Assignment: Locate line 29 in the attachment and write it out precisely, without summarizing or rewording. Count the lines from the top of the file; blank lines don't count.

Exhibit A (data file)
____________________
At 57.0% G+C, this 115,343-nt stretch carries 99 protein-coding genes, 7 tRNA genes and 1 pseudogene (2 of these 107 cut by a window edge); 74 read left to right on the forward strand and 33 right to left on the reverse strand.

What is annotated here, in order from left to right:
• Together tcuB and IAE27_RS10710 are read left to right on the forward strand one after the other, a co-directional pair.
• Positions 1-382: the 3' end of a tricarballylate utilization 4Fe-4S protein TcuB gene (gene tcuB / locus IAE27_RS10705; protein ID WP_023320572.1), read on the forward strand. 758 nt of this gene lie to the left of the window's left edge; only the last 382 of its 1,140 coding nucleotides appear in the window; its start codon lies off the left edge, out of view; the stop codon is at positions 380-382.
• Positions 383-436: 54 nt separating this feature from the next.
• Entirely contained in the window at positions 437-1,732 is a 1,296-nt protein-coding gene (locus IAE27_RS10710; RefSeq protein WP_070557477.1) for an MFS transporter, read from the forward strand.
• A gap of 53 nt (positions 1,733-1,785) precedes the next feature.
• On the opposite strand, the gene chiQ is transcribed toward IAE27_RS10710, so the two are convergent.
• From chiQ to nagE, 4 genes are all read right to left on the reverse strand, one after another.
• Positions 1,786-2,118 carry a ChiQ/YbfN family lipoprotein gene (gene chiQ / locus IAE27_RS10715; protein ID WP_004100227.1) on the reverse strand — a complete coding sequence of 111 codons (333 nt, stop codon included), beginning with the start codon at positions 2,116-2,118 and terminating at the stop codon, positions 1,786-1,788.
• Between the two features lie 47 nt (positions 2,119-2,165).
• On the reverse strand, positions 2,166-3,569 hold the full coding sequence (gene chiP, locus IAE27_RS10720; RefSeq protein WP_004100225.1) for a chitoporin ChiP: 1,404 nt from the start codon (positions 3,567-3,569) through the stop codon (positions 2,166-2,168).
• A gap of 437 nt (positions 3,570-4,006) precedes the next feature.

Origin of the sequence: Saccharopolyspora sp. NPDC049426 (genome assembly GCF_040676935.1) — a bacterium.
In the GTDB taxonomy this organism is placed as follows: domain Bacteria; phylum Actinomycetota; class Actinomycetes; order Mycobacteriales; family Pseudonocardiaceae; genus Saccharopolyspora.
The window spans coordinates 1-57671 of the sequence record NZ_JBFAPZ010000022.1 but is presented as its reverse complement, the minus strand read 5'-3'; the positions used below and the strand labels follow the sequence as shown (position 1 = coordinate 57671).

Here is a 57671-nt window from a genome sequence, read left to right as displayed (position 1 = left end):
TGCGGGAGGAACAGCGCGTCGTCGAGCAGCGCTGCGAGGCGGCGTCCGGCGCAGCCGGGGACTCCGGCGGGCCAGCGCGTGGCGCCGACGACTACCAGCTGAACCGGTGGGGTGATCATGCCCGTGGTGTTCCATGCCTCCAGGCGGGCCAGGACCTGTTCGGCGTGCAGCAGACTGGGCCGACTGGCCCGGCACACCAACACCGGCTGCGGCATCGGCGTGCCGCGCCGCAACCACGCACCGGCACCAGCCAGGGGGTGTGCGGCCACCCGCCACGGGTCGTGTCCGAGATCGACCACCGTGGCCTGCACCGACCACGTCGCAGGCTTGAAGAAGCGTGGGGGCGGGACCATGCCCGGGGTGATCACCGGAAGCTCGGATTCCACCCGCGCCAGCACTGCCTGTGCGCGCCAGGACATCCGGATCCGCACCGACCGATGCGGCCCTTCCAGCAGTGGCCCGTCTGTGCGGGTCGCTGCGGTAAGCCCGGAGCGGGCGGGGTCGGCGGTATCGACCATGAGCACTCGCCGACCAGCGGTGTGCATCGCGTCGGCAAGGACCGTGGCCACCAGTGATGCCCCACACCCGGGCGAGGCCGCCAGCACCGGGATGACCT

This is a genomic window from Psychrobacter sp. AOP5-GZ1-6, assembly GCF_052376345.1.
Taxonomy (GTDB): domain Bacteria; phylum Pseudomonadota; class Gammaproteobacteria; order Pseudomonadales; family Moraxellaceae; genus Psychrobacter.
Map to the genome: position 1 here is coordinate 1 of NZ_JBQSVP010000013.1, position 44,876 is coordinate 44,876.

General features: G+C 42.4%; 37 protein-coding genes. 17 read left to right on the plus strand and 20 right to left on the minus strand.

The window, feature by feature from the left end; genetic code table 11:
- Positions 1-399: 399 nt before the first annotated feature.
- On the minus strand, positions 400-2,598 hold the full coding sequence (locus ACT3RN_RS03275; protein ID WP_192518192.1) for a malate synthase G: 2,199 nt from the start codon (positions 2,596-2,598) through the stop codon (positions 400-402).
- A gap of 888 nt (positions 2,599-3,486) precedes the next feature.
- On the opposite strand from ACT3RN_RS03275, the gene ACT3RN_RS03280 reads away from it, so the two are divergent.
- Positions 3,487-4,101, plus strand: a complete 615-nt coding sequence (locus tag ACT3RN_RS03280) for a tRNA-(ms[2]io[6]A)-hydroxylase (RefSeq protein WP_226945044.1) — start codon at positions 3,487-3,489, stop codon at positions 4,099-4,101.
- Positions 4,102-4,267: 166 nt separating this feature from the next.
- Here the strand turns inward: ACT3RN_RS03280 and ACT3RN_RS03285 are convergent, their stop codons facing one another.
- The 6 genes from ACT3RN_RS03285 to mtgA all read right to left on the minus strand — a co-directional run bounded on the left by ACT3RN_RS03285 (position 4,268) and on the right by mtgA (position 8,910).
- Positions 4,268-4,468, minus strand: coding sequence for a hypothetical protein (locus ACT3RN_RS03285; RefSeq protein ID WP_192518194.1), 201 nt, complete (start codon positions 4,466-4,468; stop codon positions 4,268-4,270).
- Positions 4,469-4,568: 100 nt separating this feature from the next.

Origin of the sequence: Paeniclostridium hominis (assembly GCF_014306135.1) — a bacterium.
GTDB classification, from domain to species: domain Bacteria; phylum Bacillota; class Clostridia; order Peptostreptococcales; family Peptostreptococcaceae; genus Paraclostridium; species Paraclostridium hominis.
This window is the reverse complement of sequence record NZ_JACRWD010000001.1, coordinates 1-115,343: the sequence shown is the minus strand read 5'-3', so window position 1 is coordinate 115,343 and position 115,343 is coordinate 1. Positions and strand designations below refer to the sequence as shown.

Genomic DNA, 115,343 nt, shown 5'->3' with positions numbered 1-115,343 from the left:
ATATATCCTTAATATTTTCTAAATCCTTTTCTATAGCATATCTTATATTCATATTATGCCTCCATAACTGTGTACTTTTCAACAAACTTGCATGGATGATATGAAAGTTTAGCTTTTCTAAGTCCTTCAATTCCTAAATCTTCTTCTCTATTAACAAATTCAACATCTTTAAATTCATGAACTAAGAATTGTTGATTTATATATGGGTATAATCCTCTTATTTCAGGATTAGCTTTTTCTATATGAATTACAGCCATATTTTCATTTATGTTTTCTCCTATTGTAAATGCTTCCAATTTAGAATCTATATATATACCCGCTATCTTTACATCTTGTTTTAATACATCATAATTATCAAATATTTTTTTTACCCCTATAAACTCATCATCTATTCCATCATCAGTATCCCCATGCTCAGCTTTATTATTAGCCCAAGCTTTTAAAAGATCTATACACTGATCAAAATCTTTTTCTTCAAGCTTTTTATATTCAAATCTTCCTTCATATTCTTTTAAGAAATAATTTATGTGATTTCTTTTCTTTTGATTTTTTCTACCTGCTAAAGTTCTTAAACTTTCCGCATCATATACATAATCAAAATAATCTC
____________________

- Positions 4,102-4,267: 166 nt separating this feature from the next.